Over the past couple of years Phil Lord & Christopher Miller‘s 21 Jump Street has become one of my favorite comedies. I can watch it any time, quote it, and find new things to love about it every time. It set a high bar for a sequel, and the bar gets even higher when you consider that comedy sequels rarely eclipse or even meet the quality of the original. Rather than strictly go by the rules of comedy sequels, Lord & Miller have once again done what they do best: play against expectations. Following Captain Dickson’s edict from the first film to “Embrace your stereotypes!”, 22 Jump Street happily acknowledges its sequel status, and tries to derive comedy from its trappings. Like the first movie, the sequel delivers plenty of laughs, brilliant jokes, weird moments, and excellent chemistry from stars Jonah Hill and Channing Tatum even if their characters’ relationship is strained a little too far and a little too reliant on gay jokes derived from their bromance.
After the Koreans bought their church back, Schmidt (Hill), Jenko (Tatum), Captain Dickson (Ice Cube), and the rest of their undercover unit have moved across the street to 22 Jump Street. This time around, Schmidt and Jenko are tasked with going to college to stop a new drug, “WhyPhy”, after a buyer is killed. Their relationship is tested when they fall back into their high school roles with Jenko finding popularity as a football jock and Schmidt falling in with the outsiders. Schmidt becomes particularly jealous as Jenko finds a kindred spirit in quarterback Zook (Wyatt Russell), although the nerdy cop manages to find solace in his relationship with fellow student Maya (Amber Stevens).
Early in the picture, 22 Jump Street acknowledges and pokes fun at its sequel status, and skirts the edge of outright parody. Eventually, the sequel jokes settle down, and the movie begins to focus more on the college antics, although there are still references to the department’s (i.e. the studio’s) “budget” and what they can and cannot do. The original also had references such as Deputy Chief Hardy’s (Nick Offerman) speech about reviving a canceled undercover program plus the cameos near the end, but 22 Jump Street goes far beyond these self-aware little notes. Thankfully, these acknowledgements never take us out of the movie because Lord & Miller are so confident in their approach.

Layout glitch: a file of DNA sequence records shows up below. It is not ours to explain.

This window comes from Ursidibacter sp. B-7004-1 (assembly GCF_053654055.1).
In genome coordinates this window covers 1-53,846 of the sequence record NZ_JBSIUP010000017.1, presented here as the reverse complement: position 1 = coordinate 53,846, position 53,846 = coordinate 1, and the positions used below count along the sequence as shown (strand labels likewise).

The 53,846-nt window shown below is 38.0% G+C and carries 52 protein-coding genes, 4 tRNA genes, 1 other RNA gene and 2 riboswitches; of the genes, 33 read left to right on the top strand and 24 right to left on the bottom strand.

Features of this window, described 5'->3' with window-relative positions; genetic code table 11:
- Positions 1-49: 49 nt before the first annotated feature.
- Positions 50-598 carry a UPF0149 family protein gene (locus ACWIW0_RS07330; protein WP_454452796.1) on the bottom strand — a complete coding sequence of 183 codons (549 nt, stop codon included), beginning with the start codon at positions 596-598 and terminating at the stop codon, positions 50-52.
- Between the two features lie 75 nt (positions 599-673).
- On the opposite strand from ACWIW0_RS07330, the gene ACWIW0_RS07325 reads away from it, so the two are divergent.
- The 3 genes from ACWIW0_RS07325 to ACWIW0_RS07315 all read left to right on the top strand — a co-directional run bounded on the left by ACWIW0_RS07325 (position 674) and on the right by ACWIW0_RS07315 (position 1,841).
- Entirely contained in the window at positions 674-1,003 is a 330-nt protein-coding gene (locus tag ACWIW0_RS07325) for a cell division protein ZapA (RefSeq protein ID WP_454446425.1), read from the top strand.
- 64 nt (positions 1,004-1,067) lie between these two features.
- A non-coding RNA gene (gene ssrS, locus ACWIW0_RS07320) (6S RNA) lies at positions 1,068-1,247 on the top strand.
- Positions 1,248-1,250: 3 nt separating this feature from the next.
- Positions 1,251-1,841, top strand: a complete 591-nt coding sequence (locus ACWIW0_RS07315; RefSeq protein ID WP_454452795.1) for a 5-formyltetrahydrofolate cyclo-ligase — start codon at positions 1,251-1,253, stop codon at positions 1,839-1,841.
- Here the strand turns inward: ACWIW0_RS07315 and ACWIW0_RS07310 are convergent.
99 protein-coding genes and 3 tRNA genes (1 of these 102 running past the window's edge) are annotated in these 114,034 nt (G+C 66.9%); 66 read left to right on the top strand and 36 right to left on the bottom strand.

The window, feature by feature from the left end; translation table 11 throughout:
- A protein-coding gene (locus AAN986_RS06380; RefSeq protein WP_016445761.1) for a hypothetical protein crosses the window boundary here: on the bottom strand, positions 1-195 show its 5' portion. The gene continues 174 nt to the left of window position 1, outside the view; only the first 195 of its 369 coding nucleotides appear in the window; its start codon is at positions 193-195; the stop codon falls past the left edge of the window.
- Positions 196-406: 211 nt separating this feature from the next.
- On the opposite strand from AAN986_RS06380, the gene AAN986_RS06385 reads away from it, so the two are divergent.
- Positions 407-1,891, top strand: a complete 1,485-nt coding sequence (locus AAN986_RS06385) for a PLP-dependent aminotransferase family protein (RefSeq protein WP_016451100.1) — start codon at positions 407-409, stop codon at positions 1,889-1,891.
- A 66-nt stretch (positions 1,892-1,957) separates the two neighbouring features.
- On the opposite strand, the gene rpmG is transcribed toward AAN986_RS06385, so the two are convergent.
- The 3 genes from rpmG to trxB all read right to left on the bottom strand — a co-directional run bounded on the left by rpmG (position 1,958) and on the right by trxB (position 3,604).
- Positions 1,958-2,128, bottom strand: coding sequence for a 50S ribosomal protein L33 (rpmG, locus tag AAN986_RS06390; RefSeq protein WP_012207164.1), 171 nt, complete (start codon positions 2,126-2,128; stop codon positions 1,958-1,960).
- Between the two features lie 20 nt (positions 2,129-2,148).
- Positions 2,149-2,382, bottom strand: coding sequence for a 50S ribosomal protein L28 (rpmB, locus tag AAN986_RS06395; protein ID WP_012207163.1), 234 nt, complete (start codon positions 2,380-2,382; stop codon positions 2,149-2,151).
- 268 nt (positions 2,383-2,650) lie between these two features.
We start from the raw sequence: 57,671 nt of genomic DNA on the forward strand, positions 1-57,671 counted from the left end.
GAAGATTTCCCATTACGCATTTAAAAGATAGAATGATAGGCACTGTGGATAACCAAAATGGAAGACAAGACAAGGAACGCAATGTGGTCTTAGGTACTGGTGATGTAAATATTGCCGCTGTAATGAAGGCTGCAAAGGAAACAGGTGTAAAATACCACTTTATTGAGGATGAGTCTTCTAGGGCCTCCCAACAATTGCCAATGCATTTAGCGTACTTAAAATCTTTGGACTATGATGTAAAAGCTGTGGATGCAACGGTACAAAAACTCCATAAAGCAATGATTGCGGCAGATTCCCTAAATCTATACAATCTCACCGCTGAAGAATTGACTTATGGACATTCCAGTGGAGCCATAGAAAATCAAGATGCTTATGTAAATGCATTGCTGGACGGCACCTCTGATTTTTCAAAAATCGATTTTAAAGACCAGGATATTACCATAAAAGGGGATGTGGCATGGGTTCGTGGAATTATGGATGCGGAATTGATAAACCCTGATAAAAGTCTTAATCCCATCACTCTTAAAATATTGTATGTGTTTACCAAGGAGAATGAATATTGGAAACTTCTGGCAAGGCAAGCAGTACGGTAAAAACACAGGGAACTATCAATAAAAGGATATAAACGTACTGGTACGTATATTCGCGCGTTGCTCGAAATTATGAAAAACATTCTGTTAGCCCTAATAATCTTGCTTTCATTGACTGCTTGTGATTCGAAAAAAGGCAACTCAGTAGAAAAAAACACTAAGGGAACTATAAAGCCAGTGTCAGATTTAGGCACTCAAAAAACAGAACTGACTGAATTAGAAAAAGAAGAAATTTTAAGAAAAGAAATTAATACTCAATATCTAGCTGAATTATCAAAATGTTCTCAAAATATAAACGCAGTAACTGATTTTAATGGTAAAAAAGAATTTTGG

Even though 22 Jump Street is live-action, Lord & Miller, who also directed Cloudy with a Chance of Meatballs and The LEGO Movie, consistently take advantage of cartoony ideas when it suits the story. They did this in the first film when Jenko fills a whiteboard with the number “4” and later when a truck full of chickens explodes after more combustible items failed to ignite. 22 Jump Street continues to stretch the bounds of reality, and it provides the leeway to drop in jokes that may have felt out of place in a straight comedy.
The movie is always eager to branch out to other comic approaches, so the picture rarely feels stagnant. The characters are well-established at this point, and Hill and Tatum’s chemistry is even better. They bounce off each other perfectly, and while we expect Hill to be funny, he’s almost eclipsed by Tatum, whose growth as an actor continues to impress. However, both are rivaled by scene stealers Ice Cube and new cast member Jillian Bell, who plays Maya’s roommate and constantly lobs comic insults at Schmidt for looking way older than nineteen.
The comic variety is refreshing and keeps us on our toes, but the heart of the picture is the relationship between Schmidt and Jenko, and this is where the movie has to lean heavily on the “We know we’re doing the same thing because that’s how sequels work” bit. Nevertheless, Hill and Tatum are so good together that the movie feels somewhat diminished by tearing them apart, especially when you consider that it’s the same conflict from the first movie but more of it. This leads to the film relying heavily on the tedious trope of a bromance verging on the openly homosexual. In a movie as fantastic as 22 Jump Street, it’s a bit of a drag to see so many jokes rely on two straight guys talking in gay innuendo, a joke that’s already been beaten to death in other movies.
It’s also unworthy of a movie that’s as funny and creative as 22 Jump Street. This is a comedy where I was laughing so hard that I know I missed jokes while I was doubled-over in my seat. Although Neighbors hits its themes harder (22 Jump Street‘s loose message is a warning against the dangers of having too much of the same thing), there’s nothing I can do about Lord & Miller being on my comic wavelength. I adore every one of their movies. They’re surprising, clever, weird, and while I could say their movies are far better than they have any right to be, the filmmakers have earned that right by succeeding again and again. 22 Jump Street shows that if it ain’t broke, don’t fix it. Instead, admire your handiwork and brag.